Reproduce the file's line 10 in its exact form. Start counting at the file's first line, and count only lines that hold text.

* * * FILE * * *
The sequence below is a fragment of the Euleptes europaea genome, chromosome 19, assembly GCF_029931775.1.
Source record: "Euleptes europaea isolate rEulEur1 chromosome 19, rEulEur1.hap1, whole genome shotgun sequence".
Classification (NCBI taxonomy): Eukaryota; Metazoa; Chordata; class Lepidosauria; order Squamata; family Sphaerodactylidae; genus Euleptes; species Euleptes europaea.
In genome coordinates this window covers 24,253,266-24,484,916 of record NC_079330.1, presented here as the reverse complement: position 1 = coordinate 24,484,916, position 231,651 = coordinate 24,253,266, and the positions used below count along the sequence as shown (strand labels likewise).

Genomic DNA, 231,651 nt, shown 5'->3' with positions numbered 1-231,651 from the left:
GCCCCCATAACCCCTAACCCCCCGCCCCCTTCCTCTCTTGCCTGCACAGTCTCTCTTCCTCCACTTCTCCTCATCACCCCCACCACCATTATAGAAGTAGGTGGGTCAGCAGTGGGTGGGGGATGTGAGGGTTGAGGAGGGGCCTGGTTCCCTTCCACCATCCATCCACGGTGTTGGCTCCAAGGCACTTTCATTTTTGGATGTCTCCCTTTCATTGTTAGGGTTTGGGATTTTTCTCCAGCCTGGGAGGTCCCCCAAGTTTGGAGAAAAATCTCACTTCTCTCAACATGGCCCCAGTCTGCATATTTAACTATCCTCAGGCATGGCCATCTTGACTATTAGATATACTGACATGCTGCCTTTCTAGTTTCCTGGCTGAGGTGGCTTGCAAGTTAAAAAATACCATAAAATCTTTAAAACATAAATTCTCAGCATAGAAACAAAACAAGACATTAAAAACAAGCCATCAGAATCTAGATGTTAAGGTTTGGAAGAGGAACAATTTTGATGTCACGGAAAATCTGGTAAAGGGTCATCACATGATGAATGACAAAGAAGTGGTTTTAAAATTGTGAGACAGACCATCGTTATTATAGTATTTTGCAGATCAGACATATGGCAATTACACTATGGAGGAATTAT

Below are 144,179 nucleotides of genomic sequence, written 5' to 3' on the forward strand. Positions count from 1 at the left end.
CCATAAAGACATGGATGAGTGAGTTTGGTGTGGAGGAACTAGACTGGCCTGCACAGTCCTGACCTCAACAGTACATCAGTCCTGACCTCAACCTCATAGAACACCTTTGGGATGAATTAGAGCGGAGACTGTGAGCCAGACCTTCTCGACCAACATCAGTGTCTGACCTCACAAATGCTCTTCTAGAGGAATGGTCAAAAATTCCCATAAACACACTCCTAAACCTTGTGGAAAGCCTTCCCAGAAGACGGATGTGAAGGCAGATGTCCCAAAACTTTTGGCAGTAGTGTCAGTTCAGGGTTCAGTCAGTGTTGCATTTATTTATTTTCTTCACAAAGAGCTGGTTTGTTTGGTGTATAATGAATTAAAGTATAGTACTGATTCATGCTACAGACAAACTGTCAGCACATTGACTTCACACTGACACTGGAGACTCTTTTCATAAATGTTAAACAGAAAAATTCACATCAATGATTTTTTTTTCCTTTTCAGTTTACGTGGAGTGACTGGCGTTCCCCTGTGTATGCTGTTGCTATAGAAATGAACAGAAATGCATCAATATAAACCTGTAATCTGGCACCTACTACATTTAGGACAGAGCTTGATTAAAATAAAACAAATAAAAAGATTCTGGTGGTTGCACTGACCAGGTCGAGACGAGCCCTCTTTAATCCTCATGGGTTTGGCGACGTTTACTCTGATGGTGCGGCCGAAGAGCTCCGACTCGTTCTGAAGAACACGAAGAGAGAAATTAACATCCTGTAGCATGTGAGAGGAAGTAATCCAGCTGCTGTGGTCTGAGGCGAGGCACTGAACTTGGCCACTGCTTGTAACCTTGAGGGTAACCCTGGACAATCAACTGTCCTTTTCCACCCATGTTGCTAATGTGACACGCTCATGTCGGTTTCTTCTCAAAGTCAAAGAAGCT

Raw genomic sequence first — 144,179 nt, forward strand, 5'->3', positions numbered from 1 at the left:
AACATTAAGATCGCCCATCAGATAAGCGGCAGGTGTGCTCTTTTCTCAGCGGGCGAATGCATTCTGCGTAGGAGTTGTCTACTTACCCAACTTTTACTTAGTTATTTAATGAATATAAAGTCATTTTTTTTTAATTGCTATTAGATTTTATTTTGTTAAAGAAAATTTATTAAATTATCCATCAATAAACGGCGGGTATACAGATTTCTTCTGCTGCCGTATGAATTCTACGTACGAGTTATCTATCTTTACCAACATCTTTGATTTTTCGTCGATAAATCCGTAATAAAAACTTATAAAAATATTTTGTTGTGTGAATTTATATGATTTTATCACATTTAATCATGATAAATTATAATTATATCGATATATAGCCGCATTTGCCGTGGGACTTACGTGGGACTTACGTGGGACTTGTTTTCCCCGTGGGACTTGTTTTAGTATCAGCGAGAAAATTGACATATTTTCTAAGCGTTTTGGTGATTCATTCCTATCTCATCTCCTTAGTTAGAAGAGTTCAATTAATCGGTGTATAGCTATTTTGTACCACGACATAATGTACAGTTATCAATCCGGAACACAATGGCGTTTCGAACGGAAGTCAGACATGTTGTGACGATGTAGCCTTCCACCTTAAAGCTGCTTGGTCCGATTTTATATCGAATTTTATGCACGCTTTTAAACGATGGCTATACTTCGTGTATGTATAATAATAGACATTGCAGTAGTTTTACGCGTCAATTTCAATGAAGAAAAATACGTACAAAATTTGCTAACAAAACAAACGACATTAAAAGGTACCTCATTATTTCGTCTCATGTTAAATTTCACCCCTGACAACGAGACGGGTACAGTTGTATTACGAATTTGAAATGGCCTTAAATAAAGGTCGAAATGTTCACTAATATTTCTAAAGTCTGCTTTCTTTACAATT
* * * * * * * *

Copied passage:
AACATTAAGATCGCCCATCAGATAAGCGGCAGGTGTGCTCTTTTCTCAGCGGGCGAATGCATTCTGCGTAGGAGTTGTCTACTTACCCAACTTTTACTTAGTTATTTAATGAATATAAAGTCATTTTTTTTTAATTGCTATTAGATTTTATTTTGTTAAAGAAAATTTATTAAATTATCCATCAATAAACGGCGGGTATACAGATTTCTTCTGCTGCCGTATGAATTCTACGTACGAGTTATCTATCTTTACCAACATCTTTGATTTTTCGTCGATAAATCCGTAATAAAAACTTATAAAAATATTTTGTTGTGTGAATTTATATGATTTTATCACATTTAATCATGATAAATTATAATTATATCGATATATAGCCGCATTTGCCGTGGGACTTACGTGGGACTTACGTGGGACTTGTTTTCCCCGTGGGACTTGTTTTAGTATCAGCGAGAAAATTGACATATTTTCTAAGCGTTTTGGTGATTCATTCCTATCTCATCTCCTTAGTTAGAAGAGTTCAATTAATCGGTGTATAGCTATTTTGTACCACGACATAATGTACAGTTATCAATCCGGAACACAATGGCGTTTCGAACGGAAGTCAGACATGTTGTGACGATGTAGCCTTCCACCTTAAAGCTGCTTGGTCCGATTTTATATCGAATTTTATGCACGCTTTTAAACGATGGCTATACTTCGTGTATGTATAATAATAGACATTGCAGTAGTTTTACGCGTCAATTTCAATGAAGAAAAATACGTACAAAATTTGCTAACAAAACAAACGACATTAAAAGGTACCTCATTATTTCGTCTCATGTTAAATTTCACCCCTGACAACGAGACGGGTACAGTTGTATTACGAATTTGAAATGGCCTTAAATAAAGGTCGAAATGTTCACTAATATTTCTAAAGTCTGCTTTCTTTACAATT